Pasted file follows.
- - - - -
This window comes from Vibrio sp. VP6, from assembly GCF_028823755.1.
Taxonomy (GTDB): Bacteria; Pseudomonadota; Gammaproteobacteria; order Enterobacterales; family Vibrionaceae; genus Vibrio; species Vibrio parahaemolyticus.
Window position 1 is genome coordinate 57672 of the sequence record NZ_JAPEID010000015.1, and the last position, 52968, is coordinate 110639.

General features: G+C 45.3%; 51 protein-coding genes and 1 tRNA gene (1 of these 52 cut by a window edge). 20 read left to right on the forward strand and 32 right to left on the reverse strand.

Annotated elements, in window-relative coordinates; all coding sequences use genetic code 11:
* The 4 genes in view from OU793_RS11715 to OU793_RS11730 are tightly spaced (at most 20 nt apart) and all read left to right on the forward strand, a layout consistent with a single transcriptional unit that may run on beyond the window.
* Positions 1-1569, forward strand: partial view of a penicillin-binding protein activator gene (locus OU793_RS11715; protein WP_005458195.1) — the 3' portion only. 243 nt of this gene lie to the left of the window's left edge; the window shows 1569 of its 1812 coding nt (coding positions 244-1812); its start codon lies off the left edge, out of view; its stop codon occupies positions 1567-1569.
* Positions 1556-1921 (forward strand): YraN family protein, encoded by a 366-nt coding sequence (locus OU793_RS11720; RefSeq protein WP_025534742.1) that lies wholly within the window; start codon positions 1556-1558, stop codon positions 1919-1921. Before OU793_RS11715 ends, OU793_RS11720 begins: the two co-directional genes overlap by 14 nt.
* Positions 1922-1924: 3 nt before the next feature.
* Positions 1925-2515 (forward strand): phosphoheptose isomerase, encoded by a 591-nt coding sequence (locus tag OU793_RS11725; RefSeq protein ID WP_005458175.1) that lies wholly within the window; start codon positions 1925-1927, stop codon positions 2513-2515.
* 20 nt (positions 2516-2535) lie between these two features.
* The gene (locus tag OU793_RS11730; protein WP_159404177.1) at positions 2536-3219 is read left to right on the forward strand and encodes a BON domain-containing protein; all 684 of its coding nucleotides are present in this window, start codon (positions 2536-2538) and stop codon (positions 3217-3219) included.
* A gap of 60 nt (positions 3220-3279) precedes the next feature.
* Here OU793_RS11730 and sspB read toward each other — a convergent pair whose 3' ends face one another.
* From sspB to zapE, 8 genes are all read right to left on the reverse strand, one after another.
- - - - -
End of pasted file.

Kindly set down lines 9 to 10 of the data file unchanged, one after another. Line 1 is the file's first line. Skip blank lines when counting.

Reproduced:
* Positions 1922-1924: 3 nt before the next feature.
* Positions 1925-2515 (forward strand): phosphoheptose isomerase, encoded by a 591-nt coding sequence (locus tag OU793_RS11725; RefSeq protein ID WP_005458175.1) that lies wholly within the window; start codon positions 1925-1927, stop codon positions 2513-2515.